It begins. We suspect NFL owners, and their media lapdogs, may be about to start paying attention to what President Trump (and the fans of the game) are saying (and doing).
First, Bloomberg reported overnight that fans who agree with Trump shared lists of advertisers on social media networks while calling for boycotts along with hashtags like #PunchThemInTheWallet.
Richard Levick, a crisis communications expert, says the NFL deftly navigated the weekend’s challenges but expects no shortage of hazards ahead.
“They showed a high level of unity and independence, respecting those who participated in the protests and those who didn’t,” says Levick.
“In this era of hyper politicization -- which is being driven by the White House into everything from the Boy Scouts to the NFL -- there is no safe middle of the road.”
But now, following President Trump's warning yesterday that...
"I think The NFL is in a box, the only thing that is doing well for The NFL is the pre-game...
They can’t have people disrespecting the national anthem. The NFL has to change or their business is going to go to hell."
At least on major company has pulled his company's advertising and sponsorship money. As The Times Free Press reports, two years ago, Cleveland businessman Allan Jones was proudly showing off his newly acquired Hardwick Clothing-brand suits by providing the wardrobe for NBC's on-air talent during the network's broadcasts of NFL football games.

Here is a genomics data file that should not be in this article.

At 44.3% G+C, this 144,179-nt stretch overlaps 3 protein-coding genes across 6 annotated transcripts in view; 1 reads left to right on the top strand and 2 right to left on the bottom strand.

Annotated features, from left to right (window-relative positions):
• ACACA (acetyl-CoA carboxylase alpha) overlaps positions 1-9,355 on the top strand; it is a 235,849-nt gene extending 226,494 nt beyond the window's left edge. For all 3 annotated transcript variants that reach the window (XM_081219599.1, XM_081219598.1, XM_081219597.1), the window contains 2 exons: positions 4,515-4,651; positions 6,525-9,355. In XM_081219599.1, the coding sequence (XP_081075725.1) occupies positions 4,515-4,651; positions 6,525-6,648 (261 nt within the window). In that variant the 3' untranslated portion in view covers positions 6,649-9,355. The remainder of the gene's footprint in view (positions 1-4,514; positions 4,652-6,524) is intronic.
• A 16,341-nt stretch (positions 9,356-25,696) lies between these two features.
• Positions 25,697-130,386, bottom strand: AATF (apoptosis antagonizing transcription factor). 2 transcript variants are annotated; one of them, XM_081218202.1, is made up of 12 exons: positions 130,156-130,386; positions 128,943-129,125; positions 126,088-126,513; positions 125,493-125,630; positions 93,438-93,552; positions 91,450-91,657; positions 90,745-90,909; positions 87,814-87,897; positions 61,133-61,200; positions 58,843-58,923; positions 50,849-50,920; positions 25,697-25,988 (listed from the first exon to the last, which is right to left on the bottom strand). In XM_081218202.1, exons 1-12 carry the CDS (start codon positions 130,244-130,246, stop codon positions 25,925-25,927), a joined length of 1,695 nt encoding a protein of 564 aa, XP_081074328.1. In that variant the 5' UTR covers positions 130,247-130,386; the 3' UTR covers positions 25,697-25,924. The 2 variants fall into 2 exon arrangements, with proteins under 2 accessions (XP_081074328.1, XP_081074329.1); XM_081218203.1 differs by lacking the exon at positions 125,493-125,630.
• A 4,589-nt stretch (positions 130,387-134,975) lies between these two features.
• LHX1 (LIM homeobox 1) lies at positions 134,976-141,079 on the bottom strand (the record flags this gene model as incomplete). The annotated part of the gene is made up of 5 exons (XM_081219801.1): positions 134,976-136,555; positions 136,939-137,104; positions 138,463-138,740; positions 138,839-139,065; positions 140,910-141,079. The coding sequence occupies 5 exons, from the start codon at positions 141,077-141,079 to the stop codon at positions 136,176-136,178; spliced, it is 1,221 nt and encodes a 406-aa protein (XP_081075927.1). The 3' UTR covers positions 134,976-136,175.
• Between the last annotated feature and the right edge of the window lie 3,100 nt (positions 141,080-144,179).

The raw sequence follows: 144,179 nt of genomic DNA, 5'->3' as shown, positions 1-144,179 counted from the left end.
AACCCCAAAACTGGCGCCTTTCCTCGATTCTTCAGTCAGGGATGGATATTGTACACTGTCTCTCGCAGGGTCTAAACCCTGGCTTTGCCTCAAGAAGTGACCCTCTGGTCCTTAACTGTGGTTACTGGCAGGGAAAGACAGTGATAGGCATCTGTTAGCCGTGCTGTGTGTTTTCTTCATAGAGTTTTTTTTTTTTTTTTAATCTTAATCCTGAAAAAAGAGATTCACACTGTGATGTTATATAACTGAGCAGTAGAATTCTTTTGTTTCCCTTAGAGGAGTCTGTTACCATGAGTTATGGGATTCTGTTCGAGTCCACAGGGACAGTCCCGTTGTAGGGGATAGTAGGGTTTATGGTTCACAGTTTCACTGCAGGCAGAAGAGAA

But after NFL players and coaches challenged President Donald Trump and many took a knee during the national anthem played before their games over the weekend, Jones said he is through sponsoring the wardrobes or advertising on stations that air the National Football League.
"Our companies will not condone unpatriotic behavior!" said Jones, CEO of the payday lending chain Check Into Cash and owner of Hardwick Clothes - America's oldest suit maker.
"For the 29 states we operate in, this isn't much to them, but it's a lot to us. The Tombras Group is our ad agency in Knoxville and our national media buyer for both TV and radio (for Check Into Cash) and don't look for Hardwick on the NFL either."
Jones, a strong supporter of Trump, directed his media buyer, the Tombras Group in Knoxville, to remove any commercials for Check Into Cash, Buy Here Pay here USA, or U.S. Money Stores from airing during NFL games "for the entire season."
As a reminder, the league and its 32 teams made $1.25 billion from corporate partners and advertisers last year, according to ESP Properties. For decades, big companies paid vast amounts of money to bask in the associative glow of the NFL’s perceived dynamism, passion and vigor. Now they’re paying vast amounts of money to bask in the fiery hell-broth of the culture wars.